Just in case anyone forgot, Patrick Beverley is a grown ass man.
Tough, combative, unrelenting and unapologetic in doling out the kind of on-ball defensive menace that never relaxes, it’s a given that no one who’s had to face Beverley has ever thought otherwise.
But after returning from left knee surgery to log 11 points, three assists and a career-high tying three blocks to help the Rockets roll past the Trailblazers 126-109 on November 17 at the Toyota Center, he felt the need to remind everyone in his own way.
“It was supposed to be a lob, but my lob passes are shitty,” Beverley said, while describing a pass to Clint Capela that almost got away from both of them.
Never one to mince words, he interjected when one of the reporters surrounding his locker for post-game quotes suggested they’d censor the expletive in his statement.
“Nah, you don’t have to, I’m a grown ass man,” Beverley said, before diving right back into the play. “I tried to throw a bullet in there. I’m just happy he caught it and I didn’t hit nobody in the stands.”
If there was ever an exchange that exemplified who Beverley is, as a man and a player, that was it.
Scrappy, chippy and disruptive, Beverley is a nightmare for opponents. He makes bringing the ball up the court, a play that should be like going downhill, an uphill battle.
He is disliked by almost everyone that faces him, a badge of honor he wears proudly, but his dogged determination and willingness to treat every defensive play like the high-stakes round is exactly what Houston will need moving forward if they want to stay above the NBA mean in the Western Conference and make a deep run in the postseason.
“Pat’s a dog,” Harden said. “He brings a lot to our team, especially on the defensive end."
There’s a certain level of pride in doing one thing so well as to be completely defined by it.
To that end, Beverley revels in his reputation in giving opposing players the whole 94 as a defensive stopper.
“I lay my hat on defense and I’m going to continue to lay my hat on defense,” Beverley said. “I take that approach. I put myself and my teammates in position to make a lot of plays defensively that lead to our early offense.”
A recent example of Beverley’s ability to turn defense into offense came early in the first quarter of the Rockets 126-190 win over the Jazz on November 19 at the Toyota Center.
Fighting through a double screen set by Rudy Gobert and Rodney Hood near the top of the key, Beverley, in just his second game back from left knee surgery, stripped Gordon Hayward in the middle of a fancy, behind-the-back dribble and took it the other way in a blur for a wide open layup.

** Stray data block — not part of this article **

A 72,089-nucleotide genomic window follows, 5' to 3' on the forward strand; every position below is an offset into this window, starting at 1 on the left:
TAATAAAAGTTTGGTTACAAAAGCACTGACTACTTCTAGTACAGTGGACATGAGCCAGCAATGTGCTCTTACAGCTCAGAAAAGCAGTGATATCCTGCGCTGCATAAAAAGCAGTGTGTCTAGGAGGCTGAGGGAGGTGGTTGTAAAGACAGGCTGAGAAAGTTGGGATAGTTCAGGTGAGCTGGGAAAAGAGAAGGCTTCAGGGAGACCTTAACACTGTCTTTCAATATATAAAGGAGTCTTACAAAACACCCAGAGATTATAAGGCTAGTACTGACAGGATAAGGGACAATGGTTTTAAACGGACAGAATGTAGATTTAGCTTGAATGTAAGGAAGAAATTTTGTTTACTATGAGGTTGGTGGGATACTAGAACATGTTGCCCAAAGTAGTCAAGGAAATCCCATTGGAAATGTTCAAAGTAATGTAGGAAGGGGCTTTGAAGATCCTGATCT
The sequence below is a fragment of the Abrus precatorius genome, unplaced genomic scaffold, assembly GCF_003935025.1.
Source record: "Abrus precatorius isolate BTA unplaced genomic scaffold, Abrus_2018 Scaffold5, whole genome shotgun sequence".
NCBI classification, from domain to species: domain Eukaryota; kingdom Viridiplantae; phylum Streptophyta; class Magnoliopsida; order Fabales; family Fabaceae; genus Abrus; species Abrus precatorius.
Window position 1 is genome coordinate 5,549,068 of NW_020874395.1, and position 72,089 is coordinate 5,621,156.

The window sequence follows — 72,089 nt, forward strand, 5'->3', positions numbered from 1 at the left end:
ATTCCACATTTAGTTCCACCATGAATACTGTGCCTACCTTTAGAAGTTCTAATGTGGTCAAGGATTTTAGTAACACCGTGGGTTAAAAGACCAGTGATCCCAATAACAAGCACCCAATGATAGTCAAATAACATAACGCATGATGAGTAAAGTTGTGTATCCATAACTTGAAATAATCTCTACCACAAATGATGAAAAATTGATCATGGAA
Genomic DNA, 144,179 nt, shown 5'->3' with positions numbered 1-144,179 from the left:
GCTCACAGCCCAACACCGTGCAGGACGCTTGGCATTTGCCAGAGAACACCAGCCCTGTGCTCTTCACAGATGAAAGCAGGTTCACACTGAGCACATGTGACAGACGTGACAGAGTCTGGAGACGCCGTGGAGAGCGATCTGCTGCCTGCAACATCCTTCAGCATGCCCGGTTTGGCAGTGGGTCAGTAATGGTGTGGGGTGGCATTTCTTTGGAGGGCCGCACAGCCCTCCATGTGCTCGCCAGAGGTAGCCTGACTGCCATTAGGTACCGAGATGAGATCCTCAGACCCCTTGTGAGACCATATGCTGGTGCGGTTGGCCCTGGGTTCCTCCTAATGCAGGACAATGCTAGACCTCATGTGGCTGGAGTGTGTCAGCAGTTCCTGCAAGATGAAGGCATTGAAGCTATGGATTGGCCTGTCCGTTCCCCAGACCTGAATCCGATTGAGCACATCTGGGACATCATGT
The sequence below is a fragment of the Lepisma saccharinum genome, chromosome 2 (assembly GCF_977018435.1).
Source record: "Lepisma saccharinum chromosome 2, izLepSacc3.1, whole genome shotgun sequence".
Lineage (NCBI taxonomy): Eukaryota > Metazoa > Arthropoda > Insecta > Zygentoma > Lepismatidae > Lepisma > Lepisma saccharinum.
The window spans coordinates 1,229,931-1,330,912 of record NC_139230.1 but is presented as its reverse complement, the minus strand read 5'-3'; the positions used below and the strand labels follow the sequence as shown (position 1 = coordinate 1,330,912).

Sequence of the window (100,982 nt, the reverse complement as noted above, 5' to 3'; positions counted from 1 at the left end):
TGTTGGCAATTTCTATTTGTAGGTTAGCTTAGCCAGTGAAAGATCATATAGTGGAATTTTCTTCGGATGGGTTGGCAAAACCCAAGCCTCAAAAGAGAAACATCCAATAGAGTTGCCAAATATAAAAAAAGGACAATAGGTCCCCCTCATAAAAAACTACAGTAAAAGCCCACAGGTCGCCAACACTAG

Houston went up 8-4, forcing head coach Quin Snyder to call a lighting quick timeout to regroup.
“Well, Pat, he’s all in and that’s what I like about him,” D’Antoni said. “He’s all in and understanding the game, talking the game, watching film, understanding the game plan, understanding the players. I think our defense is getting a lot better with him out there because of his toughness. He is smart and plays with an edge. You’ve got to have that.”
Considering Beverley’s relentless fervor on the defensive end, it’s easy to surmise via snapshot analysis that his greatest value is in spelling James Harden in spurts, standing in the corner for spot up three-pointers and, of course, taking on the other team’s offensive stalwart in the backcourt.
But further analysis reveals that the unforeseen bonus to having Beverley, formerly known as the starting point guard, is his ability to stabilize the team’s second unit, which highlights the scoring prowess of Eric Gordon.
"Having Patrick back helps that second unit a lot," Harden said. "It helps Eric, getting him the basketball, Nene. That group, once they get familiar with each other, will start clicking and get a lot better."
Case in point: during the second quarter against the Jazz, Beverly racked up a team-high four assists, easily finding his groove setting up the offense to get the most of out of guys like Nene, Gordon, Corey Brewer and Sam Dekker when Harden is on the bench.
“I just wanted to come in and make sure I have that group under control,” Beverley said. “We can run and we can still get the same type of shots. We want to play fast, we want to play smart at our pace and we did that tonight. Shared the wealth, put some points on the board, got some stops when we needed it.”
It all comes back to defensive stops for Beverley. He can't shake who he is, what got him here.
Hard work, grit and a healthy dose of not backing down.
But it's his offensive efficiency that's really bolstering the Rockets, who have won 5 out of 6 games since Beverley returned.
With Beverly in the starting lineup, Houston has gone from scoring 115 points per 100 possessions to 131.
"It’s good to have him back, adding him makes it a lot easier," Harden said. "He allows me to play off the ball a little bit, he make plays and he does a really good job of just getting to his spots and making the right decisions."
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